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U.S.-Mainland China Trade Talks Yield Tariff Hike Suspension, IPR and Agricultural Commitments

Following a White House meeting with Vice Premier Liu He, U.S. President Donald Trump announced on 11 October that the United States and mainland China had come to a “very substantial phase one deal”. Trump also indicated that the deal will probably take three to five weeks to be finalised, which might allow for signature by Trump and President Xi Jinping at the November Asia-Pacific Economic Cooperation leaders summit in Chile. Once the phase one agreement is finalised, the two sides will ostensibly begin phase two negotiations right away and, if necessary, a phase three deal may also be pursued.

According to Trump, mainland China has made certain commitments on financial services and currency measures – including transparency into the foreign exchange markets and free markets – as well as various intellectual property, technology transfer, and sanitary and phytosanitary concerns. In addition, Beijing has committed to buy US$40 to US$50 billion worth of U.S. agricultural products.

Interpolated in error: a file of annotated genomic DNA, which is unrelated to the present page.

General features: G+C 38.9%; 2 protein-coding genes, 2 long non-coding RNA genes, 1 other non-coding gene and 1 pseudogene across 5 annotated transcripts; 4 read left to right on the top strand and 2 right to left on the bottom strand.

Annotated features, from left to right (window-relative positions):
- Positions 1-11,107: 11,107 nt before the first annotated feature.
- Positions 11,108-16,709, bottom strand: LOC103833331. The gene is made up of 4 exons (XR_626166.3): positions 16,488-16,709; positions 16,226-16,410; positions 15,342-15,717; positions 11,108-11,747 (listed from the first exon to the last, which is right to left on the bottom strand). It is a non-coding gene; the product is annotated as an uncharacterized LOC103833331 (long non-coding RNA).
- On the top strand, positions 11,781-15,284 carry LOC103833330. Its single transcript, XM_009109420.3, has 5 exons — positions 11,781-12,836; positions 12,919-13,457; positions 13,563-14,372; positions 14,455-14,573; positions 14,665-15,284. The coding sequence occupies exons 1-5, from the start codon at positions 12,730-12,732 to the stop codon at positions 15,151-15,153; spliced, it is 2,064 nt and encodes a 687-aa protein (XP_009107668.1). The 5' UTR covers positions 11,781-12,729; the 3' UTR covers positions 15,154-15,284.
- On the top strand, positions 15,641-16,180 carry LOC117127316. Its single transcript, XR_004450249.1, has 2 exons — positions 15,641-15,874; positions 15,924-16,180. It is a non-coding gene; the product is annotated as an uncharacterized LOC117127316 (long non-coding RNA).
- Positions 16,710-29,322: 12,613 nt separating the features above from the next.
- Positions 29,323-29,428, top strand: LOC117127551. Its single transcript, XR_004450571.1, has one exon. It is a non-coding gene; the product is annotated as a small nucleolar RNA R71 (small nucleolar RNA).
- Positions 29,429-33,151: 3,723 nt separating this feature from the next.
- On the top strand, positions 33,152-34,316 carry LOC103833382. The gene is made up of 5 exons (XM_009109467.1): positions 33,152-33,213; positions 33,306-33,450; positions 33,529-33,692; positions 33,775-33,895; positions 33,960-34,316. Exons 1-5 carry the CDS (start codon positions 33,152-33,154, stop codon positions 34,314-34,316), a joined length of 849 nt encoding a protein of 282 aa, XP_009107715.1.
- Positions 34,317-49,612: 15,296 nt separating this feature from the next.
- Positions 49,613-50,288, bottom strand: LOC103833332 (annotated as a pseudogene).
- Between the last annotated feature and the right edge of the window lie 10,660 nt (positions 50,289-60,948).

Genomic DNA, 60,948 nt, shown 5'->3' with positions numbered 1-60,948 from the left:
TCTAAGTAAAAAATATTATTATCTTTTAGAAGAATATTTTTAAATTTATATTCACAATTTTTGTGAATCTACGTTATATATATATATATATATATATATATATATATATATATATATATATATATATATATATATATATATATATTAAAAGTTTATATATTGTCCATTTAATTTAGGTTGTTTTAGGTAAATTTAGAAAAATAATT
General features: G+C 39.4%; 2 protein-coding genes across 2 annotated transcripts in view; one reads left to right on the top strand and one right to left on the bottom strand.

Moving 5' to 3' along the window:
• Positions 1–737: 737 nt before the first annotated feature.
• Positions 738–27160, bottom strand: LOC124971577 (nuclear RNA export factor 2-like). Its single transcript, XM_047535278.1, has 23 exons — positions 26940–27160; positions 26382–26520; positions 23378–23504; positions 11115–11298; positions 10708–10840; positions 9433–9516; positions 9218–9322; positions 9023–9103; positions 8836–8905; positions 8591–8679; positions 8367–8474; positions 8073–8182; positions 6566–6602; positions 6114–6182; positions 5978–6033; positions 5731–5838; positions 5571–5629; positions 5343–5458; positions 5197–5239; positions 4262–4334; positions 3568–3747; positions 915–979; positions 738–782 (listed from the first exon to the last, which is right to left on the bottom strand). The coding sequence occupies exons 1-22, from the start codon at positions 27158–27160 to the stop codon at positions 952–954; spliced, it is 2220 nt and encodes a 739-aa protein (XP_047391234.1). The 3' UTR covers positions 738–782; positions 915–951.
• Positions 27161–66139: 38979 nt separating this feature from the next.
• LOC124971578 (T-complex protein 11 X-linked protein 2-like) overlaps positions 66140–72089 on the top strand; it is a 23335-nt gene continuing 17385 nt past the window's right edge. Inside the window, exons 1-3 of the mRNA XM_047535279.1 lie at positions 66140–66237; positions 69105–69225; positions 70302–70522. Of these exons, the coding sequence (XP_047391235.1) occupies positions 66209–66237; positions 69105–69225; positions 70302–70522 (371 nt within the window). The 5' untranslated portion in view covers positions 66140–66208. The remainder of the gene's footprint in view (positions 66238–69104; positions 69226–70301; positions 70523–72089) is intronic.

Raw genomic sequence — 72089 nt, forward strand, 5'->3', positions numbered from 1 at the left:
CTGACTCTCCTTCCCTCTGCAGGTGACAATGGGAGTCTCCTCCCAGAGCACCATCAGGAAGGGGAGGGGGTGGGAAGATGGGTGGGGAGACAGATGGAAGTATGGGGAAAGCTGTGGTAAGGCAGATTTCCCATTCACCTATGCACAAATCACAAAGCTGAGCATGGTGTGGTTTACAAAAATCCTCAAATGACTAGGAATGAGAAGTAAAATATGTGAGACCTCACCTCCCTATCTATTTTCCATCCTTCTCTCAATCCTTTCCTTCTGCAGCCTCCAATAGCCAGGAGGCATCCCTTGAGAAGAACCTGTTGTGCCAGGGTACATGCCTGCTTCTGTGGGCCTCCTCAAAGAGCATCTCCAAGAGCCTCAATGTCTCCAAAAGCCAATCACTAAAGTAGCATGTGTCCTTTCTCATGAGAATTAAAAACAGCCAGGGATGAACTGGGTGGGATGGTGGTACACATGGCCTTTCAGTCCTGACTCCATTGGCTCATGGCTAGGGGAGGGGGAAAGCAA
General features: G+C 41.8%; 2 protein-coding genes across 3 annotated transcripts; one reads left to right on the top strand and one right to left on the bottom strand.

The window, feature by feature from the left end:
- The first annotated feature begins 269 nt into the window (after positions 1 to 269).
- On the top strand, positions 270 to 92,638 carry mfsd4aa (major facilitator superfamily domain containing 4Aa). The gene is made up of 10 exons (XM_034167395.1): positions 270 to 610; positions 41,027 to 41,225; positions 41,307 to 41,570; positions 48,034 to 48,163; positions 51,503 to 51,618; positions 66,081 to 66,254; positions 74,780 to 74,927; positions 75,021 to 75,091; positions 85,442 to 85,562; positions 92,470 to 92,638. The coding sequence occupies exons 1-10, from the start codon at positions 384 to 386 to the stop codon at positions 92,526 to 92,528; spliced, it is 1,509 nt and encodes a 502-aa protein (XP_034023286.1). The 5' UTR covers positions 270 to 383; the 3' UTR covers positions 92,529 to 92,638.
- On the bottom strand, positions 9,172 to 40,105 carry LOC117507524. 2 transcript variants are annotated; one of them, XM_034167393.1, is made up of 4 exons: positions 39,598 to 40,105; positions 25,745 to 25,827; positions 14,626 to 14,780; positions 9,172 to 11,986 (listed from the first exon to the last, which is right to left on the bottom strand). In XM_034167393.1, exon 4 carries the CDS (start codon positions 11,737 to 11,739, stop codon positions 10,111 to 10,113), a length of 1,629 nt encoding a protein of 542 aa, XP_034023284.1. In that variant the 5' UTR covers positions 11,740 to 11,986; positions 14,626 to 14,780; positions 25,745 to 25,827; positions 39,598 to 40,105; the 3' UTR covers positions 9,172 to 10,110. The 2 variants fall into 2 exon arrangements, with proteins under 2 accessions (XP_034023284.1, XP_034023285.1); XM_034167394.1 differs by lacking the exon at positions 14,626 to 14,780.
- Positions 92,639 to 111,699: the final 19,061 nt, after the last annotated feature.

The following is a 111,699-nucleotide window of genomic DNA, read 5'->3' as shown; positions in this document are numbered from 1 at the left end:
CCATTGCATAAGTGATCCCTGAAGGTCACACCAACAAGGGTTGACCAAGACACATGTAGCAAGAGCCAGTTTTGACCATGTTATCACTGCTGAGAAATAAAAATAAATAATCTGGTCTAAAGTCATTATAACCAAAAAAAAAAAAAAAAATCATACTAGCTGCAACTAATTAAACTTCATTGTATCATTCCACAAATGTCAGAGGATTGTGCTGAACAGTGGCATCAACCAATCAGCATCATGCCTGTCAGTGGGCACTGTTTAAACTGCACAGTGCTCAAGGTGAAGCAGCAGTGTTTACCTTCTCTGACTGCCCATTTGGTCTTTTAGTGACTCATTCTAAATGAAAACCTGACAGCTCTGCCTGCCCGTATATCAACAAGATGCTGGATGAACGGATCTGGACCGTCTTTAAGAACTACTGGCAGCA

In exchange, U.S. Treasury Secretary Steven Mnuchin told reporters that the United States will not increase from 25 percent to 30 percent the additional tariff currently in place under Section 301 on US$250 billion worth of mainland Chinese products (goods in lists 1, 2 and 3). However, U.S. Trade Representative Robert Lighthizer said the president has not yet made a final decision on the additional 15 percent tariff that is scheduled to go into effect 15 December on some US$160 billion worth of imports from mainland China.

With regard to the U.S. designation of mainland China as a currency manipulator, Mnuchin observed that  the United States will be “making a decision on that and evaluating it.” Lighthizer also indicated that the bi-lateral agreement will have “a very elaborate consultation process” to ensure a “workable dispute settlement mechanism”, and noted that matters related to Huawei are not part of the agreement. Lastly, Trump remarked that this bi-lateral agreement will not require congressional action, as is required to implement the United States-Mexico-Canada Agreement.

Content provided by Picture: HKTDC Research
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